Later this year, Alan Mulally will leave Ford Motor Company. On July 1, he turns the reins over to 53-year old Mark Fields, closing a storied career at Ford and Boeing.
While he hasn’t divulged his plans, hopefully he will bring his talents to government. Mulally inspires people with his confidence, humility and charisma. His turnaround of Ford has been spectacular.
Yes, government is different than the private sector, but anyone who can bring together people with diverse interests and varied backgrounds during a crisis has the ability to help our country.
We need to rebuild our national confidence and provide a solid road to recovery that puts people back to work. People, especially young people, are losing hope. In April, the number of people younger than 25 in the workforce declined by 484,000.
Columnist George Will wrote: “Unsurprisingly, almost one in three persons 18 to 34 are living with their parents, including 25 percent who have jobs.” The Pew Research Center reports that Americans 25 to 32 — “millennials” — constitute the first group since World War II with higher unemployment or a greater portion living in poverty than their parents at this age.
When Mulally came to Ford in 2006, the company was projected to lose $17 billion dollars. Facing sliding profits and dwindling market share, Ford needed someone to inspire its managers, shareholders, workers and customers. Simply, there was a need for bold action.
Mulally mortgaged the company, borrowing $23.6 billion. It was “the largest home improvement loan” in history. By 2012, the mortgage was repaid and, unlike GM and Chrysler, Ford took no government bailout. Compare that to our mounting $17.534 trillion national debt, with interest accruing at $16,115 per second. There is no national plan to stem the borrowing, let alone pay off our debt.
Ford sold off several struggling brands and closed plants around the world, reducing the company’s workforce by 100,000 people. The only consolation to the job losses is there are 181,000 people still working at Ford.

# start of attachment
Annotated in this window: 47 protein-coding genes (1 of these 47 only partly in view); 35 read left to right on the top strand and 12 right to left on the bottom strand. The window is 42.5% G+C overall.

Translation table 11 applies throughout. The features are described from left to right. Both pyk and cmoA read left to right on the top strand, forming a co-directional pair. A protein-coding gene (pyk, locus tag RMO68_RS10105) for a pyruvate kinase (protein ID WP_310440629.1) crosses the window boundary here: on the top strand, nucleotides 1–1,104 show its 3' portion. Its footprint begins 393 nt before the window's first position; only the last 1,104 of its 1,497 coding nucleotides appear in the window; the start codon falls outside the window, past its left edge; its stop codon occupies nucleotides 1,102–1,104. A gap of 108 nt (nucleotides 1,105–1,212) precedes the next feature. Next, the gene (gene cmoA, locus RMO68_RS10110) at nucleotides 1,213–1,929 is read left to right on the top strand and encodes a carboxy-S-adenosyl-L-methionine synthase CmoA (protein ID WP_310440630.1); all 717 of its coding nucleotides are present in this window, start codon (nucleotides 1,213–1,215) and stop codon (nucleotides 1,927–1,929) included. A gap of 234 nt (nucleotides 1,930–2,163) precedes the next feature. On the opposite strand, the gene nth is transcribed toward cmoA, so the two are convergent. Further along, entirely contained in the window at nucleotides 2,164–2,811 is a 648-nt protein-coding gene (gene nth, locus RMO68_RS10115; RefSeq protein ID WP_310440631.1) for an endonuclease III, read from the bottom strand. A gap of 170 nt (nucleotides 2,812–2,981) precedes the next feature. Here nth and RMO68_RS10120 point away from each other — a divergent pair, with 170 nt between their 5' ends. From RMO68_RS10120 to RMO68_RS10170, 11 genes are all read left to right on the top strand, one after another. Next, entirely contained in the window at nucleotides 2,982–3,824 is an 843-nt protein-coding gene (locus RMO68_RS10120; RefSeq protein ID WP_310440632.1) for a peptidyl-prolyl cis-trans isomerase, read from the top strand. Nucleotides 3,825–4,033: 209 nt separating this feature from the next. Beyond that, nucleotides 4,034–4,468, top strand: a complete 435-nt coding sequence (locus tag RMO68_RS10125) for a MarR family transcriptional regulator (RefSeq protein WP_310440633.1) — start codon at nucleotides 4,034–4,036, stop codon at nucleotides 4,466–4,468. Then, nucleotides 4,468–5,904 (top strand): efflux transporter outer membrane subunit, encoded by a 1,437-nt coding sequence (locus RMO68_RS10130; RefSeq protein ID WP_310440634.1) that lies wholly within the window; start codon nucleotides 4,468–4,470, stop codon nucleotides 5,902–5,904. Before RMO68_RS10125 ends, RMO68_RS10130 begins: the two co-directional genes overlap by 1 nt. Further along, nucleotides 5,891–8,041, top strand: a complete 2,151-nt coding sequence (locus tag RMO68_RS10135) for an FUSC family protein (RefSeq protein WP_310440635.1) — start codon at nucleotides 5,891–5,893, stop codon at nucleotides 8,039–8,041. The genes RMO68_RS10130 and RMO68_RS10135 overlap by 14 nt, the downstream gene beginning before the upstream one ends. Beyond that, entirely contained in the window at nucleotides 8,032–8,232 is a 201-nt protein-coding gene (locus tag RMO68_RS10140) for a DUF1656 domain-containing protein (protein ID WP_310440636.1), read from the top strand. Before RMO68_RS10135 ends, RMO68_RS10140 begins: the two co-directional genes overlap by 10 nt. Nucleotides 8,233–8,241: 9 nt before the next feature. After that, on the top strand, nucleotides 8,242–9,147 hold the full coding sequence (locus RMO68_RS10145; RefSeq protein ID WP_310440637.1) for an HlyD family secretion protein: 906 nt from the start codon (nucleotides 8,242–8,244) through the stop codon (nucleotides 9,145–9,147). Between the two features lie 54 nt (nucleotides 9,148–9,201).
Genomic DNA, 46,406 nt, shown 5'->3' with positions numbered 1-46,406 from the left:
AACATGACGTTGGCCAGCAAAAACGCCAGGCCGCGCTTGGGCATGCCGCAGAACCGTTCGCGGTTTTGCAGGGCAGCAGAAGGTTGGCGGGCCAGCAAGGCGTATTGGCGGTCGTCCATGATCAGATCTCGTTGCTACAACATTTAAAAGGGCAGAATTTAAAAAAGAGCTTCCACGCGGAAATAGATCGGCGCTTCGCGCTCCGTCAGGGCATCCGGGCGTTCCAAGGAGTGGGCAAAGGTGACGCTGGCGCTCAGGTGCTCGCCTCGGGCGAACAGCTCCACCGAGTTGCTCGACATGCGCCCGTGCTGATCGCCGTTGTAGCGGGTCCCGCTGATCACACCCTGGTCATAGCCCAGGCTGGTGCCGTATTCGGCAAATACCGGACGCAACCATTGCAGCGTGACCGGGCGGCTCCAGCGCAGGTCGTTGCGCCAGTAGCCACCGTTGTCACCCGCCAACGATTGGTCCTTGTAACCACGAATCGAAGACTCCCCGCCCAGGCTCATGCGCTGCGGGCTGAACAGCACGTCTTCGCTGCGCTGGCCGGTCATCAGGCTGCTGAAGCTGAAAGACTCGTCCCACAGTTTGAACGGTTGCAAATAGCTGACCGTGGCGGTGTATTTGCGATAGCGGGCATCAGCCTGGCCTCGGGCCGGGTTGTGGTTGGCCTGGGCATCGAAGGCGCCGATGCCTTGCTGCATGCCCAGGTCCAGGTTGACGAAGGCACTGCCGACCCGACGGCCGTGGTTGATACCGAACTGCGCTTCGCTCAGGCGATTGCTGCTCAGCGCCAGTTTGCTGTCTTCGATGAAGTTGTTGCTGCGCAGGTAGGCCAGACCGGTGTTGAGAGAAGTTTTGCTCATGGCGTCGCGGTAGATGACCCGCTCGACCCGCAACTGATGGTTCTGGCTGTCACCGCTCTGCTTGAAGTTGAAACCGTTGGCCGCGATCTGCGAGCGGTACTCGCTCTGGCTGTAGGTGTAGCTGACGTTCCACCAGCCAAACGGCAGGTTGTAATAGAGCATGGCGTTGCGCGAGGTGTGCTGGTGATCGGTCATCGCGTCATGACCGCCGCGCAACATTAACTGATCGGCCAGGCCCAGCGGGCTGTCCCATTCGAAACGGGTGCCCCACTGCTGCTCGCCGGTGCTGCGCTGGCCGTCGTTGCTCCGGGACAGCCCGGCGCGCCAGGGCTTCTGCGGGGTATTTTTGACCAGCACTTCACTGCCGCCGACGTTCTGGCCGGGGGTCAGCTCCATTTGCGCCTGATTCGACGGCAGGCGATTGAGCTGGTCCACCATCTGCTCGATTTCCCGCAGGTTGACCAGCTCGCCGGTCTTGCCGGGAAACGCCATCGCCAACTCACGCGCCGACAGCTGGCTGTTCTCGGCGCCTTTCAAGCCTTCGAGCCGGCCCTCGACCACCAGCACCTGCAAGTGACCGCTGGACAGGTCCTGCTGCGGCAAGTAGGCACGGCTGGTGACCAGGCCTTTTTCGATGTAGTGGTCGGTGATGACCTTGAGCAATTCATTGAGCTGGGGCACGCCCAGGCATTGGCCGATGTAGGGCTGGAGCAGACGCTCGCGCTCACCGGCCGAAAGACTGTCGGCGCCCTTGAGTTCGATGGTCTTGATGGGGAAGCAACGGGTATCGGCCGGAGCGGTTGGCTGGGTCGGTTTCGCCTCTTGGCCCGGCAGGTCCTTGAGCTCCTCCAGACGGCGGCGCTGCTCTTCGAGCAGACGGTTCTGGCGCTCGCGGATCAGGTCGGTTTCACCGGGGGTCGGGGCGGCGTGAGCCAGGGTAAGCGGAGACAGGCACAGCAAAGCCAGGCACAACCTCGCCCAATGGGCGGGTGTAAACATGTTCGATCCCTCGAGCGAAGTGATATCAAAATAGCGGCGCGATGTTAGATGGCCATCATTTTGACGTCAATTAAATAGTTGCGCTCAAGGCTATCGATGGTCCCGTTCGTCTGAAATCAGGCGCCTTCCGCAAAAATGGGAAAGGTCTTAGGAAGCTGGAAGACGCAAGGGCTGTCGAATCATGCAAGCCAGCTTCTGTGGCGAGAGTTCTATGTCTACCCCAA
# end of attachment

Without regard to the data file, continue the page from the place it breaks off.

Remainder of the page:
In 2007, he struck a grand bargain with United Auto Workers President Ron Gettelfinger that traded new product commitments from Ford for competitive labor contracts. It was a high-stakes play that paid off last year when healthy profits allowed Ford to pay all the hourly factory workers a record profit-sharing bonus of about $8,800 each.
Prior to joining Ford, Mulally was president and chief executive officer of Boeing Commercial Airplanes in Seattle. It was his business and civic leadership that drew attention in the Puget Sound area.
In 2001, Gov. Gary Locke tapped Mulally as one of the five leaders of the Competitiveness Council to improve Washington’s struggling business climate.
Locke realized that to spur economic development, Washington needed to reform the way it regulated and taxed businesses. One of the council’s hallmark accomplishments was restructuring Washington’s unemployment system. Those 2003 reforms made our state one of the few that did not have to borrow federal money to pay jobless benefits during the Great Recession.
Mulally’s success isn’t about the executives at the top; it’s about figuring out how to get every employee to understand the vision of the company, buy into the plan, and feel supported in their jobs.
Previously, if Ford employees stopped production, managers jumped down their throats. Mulally says managers now ask, “What can we do to help you out?”
“If people aren’t optimistic, they’re not going to make the sacrifices and do the work required to turn things around,” he says.
That’s what our nation needs: Better management, inspiring leadership and a good jolt of optimism.
Don Brunell, retired as president of the Association of Washington Business, is a business analyst, writer, and columnist. He lives in Vancouver and can be contacted at TheBrunells@msn.com.